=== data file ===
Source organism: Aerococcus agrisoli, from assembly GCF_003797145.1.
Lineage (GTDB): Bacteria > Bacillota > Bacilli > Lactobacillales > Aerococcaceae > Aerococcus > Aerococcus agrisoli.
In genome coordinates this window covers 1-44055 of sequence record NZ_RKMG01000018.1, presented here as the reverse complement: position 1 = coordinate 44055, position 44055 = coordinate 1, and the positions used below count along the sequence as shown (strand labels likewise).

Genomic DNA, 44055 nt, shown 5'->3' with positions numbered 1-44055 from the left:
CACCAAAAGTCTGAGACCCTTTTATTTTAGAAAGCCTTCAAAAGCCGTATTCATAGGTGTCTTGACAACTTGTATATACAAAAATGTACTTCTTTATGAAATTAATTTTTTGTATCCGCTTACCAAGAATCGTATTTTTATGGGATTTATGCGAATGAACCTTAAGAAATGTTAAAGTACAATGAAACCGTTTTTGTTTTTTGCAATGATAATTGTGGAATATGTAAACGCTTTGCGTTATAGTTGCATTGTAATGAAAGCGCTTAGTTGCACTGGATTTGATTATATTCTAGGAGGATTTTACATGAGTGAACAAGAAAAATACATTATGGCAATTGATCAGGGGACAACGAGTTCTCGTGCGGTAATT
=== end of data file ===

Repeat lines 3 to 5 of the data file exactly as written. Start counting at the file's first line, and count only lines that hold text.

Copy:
In genome coordinates this window covers 1-44055 of sequence record NZ_RKMG01000018.1, presented here as the reverse complement: position 1 = coordinate 44055, position 44055 = coordinate 1, and the positions used below count along the sequence as shown (strand labels likewise).

Genomic DNA, 44055 nt, shown 5'->3' with positions numbered 1-44055 from the left:
CACCAAAAGTCTGAGACCCTTTTATTTTAGAAAGCCTTCAAAAGCCGTATTCATAGGTGTCTTGACAACTTGTATATACAAAAATGTACTTCTTTATGAAATTAATTTTTTGTATCCGCTTACCAAGAATCGTATTTTTATGGGATTTATGCGAATGAACCTTAAGAAATGTTAAAGTACAATGAAACCGTTTTTGTTTTTTGCAATGATAATTGTGGAATATGTAAACGCTTTGCGTTATAGTTGCATTGTAATGAAAGCGCTTAGTTGCACTGGATTTGATTATATTCTAGGAGGATTTTACATGAGTGAACAAGAAAAATACATTATGGCAATTGATCAGGGGACAACGAGTTCTCGTGCGGTAATT